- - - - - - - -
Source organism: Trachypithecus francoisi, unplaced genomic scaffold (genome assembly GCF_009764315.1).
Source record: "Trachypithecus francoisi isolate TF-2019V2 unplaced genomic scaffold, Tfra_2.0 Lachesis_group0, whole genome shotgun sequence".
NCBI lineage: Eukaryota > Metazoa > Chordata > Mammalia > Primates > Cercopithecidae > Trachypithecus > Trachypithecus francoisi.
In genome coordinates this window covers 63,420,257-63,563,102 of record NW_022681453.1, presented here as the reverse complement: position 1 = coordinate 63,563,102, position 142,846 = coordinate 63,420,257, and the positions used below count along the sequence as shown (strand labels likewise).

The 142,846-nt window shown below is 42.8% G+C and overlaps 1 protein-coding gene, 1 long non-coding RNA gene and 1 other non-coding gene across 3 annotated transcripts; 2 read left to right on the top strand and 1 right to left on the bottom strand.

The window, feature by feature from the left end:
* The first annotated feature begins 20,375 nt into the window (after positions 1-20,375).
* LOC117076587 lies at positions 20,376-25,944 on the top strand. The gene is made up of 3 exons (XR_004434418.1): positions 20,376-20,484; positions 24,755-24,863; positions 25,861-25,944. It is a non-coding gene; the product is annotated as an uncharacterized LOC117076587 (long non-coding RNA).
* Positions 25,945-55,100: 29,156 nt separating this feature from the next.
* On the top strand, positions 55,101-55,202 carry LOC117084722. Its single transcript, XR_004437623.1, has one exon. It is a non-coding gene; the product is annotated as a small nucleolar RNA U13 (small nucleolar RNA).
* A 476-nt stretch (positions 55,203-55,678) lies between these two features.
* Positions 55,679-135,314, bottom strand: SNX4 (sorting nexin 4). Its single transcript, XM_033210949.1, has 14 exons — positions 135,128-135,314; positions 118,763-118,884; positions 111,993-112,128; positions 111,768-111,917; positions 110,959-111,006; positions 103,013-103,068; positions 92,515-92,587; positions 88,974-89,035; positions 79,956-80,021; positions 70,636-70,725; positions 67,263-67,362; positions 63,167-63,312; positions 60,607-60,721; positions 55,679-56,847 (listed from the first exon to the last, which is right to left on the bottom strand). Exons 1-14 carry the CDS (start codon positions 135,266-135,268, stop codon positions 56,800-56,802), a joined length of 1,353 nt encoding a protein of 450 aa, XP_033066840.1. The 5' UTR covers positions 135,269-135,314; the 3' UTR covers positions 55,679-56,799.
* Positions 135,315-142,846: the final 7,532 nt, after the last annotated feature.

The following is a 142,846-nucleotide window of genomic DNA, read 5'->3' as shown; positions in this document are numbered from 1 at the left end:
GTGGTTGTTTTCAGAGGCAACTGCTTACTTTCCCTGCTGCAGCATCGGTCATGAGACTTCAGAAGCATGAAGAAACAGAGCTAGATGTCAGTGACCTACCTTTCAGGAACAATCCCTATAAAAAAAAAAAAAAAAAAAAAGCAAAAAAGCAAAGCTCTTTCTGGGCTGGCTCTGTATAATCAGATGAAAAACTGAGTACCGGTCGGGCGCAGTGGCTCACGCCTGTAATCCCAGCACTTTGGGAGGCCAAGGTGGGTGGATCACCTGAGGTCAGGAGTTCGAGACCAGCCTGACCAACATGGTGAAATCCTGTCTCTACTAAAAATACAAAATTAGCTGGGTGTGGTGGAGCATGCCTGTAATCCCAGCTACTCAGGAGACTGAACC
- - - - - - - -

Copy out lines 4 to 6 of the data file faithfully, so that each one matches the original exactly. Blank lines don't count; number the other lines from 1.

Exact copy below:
In genome coordinates this window covers 63,420,257-63,563,102 of record NW_022681453.1, presented here as the reverse complement: position 1 = coordinate 63,563,102, position 142,846 = coordinate 63,420,257, and the positions used below count along the sequence as shown (strand labels likewise).

The 142,846-nt window shown below is 42.8% G+C and overlaps 1 protein-coding gene, 1 long non-coding RNA gene and 1 other non-coding gene across 3 annotated transcripts; 2 read left to right on the top strand and 1 right to left on the bottom strand.

The window, feature by feature from the left end: